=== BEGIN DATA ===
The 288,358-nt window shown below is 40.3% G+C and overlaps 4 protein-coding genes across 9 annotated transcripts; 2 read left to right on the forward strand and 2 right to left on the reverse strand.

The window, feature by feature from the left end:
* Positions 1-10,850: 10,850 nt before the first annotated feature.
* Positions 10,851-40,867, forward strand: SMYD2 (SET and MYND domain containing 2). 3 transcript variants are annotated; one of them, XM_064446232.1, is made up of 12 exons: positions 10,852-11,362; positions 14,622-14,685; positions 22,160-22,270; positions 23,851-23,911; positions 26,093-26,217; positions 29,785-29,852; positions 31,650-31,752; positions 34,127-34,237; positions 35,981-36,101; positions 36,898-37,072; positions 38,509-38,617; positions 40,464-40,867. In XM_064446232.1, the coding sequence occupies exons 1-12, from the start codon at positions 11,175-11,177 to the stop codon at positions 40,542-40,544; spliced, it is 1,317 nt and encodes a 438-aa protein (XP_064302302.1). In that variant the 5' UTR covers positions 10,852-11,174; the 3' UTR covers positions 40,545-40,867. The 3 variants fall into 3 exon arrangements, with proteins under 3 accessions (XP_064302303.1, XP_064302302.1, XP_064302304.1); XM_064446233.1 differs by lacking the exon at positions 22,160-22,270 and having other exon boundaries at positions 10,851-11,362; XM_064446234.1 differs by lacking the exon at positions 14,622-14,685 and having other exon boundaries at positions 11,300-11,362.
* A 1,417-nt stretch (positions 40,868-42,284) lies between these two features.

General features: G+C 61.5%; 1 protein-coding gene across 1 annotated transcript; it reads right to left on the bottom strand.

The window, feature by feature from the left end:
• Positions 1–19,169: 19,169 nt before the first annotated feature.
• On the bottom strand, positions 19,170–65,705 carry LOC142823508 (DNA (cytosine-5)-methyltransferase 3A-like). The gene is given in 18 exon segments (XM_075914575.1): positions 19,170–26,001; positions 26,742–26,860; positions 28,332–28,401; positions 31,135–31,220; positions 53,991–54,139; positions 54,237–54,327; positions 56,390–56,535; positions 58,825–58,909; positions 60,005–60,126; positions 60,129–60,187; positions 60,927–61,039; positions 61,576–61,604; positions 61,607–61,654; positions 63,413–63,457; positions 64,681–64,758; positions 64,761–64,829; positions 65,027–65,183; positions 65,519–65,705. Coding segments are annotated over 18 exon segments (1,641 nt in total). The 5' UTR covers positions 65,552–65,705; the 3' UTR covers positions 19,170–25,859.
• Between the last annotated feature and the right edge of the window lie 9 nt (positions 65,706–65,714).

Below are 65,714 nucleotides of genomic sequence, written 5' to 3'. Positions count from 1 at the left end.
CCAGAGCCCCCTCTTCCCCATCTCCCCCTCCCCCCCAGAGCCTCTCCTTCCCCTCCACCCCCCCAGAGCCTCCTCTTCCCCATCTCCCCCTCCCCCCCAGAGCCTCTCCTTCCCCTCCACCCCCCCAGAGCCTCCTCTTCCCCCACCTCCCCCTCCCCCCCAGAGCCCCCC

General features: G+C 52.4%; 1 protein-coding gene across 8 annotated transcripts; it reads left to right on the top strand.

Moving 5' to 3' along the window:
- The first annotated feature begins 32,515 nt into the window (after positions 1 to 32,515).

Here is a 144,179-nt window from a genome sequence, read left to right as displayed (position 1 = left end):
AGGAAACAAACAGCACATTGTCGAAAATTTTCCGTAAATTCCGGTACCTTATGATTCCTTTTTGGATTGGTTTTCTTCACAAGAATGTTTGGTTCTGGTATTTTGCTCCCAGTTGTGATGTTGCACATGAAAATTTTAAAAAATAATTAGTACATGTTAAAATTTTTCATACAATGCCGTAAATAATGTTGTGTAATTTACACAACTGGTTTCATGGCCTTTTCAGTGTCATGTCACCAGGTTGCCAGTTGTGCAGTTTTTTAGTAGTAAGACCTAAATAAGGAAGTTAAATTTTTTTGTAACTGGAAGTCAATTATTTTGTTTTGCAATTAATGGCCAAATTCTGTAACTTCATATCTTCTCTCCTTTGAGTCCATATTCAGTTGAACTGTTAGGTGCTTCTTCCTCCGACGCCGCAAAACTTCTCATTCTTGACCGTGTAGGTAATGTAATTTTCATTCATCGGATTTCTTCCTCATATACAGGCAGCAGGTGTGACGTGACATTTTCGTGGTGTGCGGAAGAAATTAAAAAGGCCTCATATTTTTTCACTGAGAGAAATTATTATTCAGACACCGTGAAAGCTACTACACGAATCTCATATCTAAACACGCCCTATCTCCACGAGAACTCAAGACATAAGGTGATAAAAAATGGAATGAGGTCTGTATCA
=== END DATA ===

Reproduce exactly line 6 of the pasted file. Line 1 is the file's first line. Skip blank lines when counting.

General features: G+C 61.5%; 1 protein-coding gene across 1 annotated transcript; it reads right to left on the bottom strand.